Personality tests are fun to take. These days you can categorize yourself as a color, an animal, a number, or letters. My favorite is the Myers-Briggs which has been a helpful tool for me in making decisions and in dealing with those who are different from me. When someone tells me they are an ENTJ (1 I have a real clue about who they are.
My best friend insists that I”m an extrovert, although Myers- Briggs has labeled me as an introvert. The test proclaims that one”s personality never changes, but after doing a little research I found that my friend is right. Several studies have shown than results of this test do vary over time, even during different times of the day.
My reading also taught me that Carl Jung originated the concept of personality typing, but he didn”t stop there. He also developed the theory of the “shadow, which is that part of ourselves that we hide because we have personally judged it to be wrong or bad. (2)
I began to wonder. What dont I understand about personality types? For that matter, what are we all getting wrong? Is there a link between the shadow and personality types? Experts have barely addressed these questions, but I”d like to share some of my personal insights.
Let”s start with explaining the shadow a little better. Our shadow reflects our self-judgment, not good and evil. For example, being “bold and assertive” is not wrong but may terrify a person dead-set upon being “polite and nice.” A balanced person integrates assertiveness his personality, using it at the appropriate time. Assertiveness is only ugly when it bursts out on its own as a result of being suppressed by the person insistent upon being “nice.”
The Personality Wheel: Shades of the Shadow
Most personality tests have opposites on some sort of a wheel. If I”m a “Thinker”, then the “Feeler” is my shadow. An “Introvert” shadow would be an “Extrovert.” Becoming more balanced in the personality wheel is the same as facing my shadow and learning to integrate what I have always rejected. Let”s look at every-day examples of how we deny our ability to learn and grow:
a.. Some personality test would probably categorize a nice person as “non-confrontational.” Although this would be accurate, it pre- supposes that he can not learn assertiveness. Limiting potential like this would be like encouraging a perfectionist to continue her quest for the impossible. That”s sadistic!
a.. Some personality tests give guidelines for how to communicate with those who are categorized differently. Instead, if we made an effort to develop our shadow, then our communication skills with our opposites would be even better. It would be a real meeting of minds instead of a drive-thru exchange of words.
I recently counseled a client to “become” more like that one person at work who drives her crazy. During our discussion she realized clearly that if she were more up-front and blunt with this extremely rude person, she would be able to communicate on a more common ground. Indeed, upon trying it she found a new door opened in their relationship.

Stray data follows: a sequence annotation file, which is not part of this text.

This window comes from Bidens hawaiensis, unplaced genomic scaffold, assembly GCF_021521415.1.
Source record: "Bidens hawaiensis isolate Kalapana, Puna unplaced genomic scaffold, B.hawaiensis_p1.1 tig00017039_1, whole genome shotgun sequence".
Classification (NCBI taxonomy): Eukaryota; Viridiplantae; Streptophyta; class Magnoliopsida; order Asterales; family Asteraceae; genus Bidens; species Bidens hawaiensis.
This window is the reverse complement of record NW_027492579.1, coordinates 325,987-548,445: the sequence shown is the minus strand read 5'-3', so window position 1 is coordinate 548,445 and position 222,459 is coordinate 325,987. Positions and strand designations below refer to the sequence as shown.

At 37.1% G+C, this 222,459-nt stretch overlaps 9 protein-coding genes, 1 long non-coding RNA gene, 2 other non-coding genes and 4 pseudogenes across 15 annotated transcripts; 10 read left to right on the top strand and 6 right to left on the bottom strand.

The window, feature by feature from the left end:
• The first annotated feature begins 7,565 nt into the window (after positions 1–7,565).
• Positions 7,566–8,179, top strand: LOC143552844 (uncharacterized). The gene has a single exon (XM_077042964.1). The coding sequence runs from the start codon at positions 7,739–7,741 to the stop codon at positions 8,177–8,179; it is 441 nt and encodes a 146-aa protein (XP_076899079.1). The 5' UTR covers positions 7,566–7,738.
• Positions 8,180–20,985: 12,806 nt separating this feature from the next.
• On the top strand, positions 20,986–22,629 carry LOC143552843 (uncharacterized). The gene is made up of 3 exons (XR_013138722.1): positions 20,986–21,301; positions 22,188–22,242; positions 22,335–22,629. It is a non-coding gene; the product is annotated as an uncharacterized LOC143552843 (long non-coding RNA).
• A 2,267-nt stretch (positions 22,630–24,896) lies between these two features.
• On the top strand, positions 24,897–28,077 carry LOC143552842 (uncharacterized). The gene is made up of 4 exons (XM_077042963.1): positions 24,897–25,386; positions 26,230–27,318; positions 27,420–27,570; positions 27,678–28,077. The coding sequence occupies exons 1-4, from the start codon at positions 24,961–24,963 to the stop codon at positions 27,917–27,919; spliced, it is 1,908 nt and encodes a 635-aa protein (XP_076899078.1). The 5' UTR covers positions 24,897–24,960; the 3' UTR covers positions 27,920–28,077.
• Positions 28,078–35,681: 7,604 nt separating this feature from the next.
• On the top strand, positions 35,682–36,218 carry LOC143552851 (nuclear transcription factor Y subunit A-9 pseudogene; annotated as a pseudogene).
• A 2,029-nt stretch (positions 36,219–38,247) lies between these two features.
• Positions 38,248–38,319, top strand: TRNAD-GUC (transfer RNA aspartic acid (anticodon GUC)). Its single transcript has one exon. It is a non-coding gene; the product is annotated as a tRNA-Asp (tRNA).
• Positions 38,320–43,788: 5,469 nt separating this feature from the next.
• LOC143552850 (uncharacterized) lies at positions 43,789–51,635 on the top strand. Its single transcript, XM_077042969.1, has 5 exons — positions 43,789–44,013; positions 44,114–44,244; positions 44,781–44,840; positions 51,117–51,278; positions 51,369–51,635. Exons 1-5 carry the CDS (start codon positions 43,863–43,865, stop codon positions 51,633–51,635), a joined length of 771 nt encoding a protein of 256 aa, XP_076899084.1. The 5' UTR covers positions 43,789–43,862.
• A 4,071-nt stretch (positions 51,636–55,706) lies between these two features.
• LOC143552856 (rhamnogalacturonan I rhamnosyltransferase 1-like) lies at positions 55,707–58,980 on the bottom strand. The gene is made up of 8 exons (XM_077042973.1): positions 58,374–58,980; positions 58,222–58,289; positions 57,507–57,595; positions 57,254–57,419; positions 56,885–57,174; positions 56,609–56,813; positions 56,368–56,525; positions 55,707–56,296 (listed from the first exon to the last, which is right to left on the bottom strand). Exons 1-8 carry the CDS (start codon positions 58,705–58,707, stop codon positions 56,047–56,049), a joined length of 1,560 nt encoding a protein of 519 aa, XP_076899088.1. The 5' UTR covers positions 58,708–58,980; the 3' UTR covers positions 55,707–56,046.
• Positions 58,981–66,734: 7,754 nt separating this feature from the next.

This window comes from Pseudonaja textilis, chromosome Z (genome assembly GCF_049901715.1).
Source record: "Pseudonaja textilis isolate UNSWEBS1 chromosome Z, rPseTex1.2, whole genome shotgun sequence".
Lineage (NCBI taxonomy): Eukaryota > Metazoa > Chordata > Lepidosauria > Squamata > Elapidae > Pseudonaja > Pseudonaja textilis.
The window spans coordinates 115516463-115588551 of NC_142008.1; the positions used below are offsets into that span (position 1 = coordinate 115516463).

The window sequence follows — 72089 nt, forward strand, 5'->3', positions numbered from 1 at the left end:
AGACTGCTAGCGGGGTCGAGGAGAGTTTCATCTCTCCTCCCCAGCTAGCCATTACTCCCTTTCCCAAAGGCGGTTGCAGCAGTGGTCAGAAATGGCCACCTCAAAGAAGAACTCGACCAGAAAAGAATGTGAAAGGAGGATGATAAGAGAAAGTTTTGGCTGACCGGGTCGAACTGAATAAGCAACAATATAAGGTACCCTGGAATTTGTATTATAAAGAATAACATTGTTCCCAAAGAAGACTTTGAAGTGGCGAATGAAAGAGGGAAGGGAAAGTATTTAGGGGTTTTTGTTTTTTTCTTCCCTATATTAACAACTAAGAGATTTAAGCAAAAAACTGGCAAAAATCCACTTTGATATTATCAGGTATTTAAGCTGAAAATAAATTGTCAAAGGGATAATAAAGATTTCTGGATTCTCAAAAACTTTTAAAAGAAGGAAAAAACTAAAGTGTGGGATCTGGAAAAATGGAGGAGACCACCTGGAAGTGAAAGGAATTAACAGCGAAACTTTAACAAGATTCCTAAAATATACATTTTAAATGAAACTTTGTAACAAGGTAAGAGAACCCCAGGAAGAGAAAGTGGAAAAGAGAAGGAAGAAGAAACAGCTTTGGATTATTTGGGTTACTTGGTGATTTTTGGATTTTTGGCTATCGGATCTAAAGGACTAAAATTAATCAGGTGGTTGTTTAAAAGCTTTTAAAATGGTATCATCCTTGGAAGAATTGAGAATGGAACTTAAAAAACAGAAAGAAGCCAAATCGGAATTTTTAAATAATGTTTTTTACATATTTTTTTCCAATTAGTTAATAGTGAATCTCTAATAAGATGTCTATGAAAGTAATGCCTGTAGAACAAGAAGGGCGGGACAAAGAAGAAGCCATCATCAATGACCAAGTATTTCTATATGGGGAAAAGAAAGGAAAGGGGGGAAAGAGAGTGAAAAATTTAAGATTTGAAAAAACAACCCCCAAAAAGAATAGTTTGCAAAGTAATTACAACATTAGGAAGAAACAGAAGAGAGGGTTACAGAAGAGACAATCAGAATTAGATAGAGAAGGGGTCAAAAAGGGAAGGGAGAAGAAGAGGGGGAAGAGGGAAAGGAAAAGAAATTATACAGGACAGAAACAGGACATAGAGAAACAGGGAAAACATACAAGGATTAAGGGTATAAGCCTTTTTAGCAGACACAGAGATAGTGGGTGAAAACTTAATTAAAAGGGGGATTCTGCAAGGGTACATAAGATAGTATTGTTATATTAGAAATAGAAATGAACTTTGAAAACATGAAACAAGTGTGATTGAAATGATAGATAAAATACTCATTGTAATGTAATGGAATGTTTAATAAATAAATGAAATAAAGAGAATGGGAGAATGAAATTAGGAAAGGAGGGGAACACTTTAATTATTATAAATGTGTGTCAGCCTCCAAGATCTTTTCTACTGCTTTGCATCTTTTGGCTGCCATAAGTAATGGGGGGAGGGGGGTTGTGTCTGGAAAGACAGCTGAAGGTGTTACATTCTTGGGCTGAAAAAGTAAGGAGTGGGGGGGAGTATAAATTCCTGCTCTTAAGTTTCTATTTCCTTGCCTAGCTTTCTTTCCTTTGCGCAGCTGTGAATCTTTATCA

a.. Some employers use personality tests to pigeon-hole their employees in jobs based upon their specific personalities. For example, it would seem obvious that the accounting staff should be analytical and reality-based. But as a CPA, I know this limits the staff”s ability to think outside the box in corporate design and problem solving situations. True cutting-edge employers offer training and development programs for their employees to help them develop their skills, talents and leadership abilities, which in turn opens up potential for the firm.
An Imperfect Tool
So are personality tests good or bad? I still like the tests. They”re a great aid to self understanding, and a reminder that not everyone thinks like I do, but they fall short. Labels are created for everyone around me and I am encouraged to tolerate others who are different, but I”m not encouraged to grow to understand their point of view.
Walter Cronkite discussed racial tolerance in his biography, “A Reporter”s Life, and went on to talk about the word tolerance.” He said “It would be several more years before I learned that “tolerance” is a stage of development unacceptably short of total commitment to undiluted equal rights for all.” (3)
Let us look at all of those peculiar personalities that surround us each day. Let”s use our differences as an impetus for our own personal growth, and to build better relationships with those who we could probably learn something from.
(1) ENTJ is “Extrovert, Intuitive, Thinking, Feeling, categorized by Myers-Briggs.
(2) Experts suspect that Carl Jung was a schizophrenic, and as such, had a good understanding of the different personalities that we hold within us. A schizophrenic is a person whos personalities are so totally un-integrated that they uncontrollably surface on their own.
(3) For you young pups, Walter Cronkite was the “god” of the evening news from it”s inception in 1962 until Dan Rather took over in 1981. I always thought he was the most honest person on TV.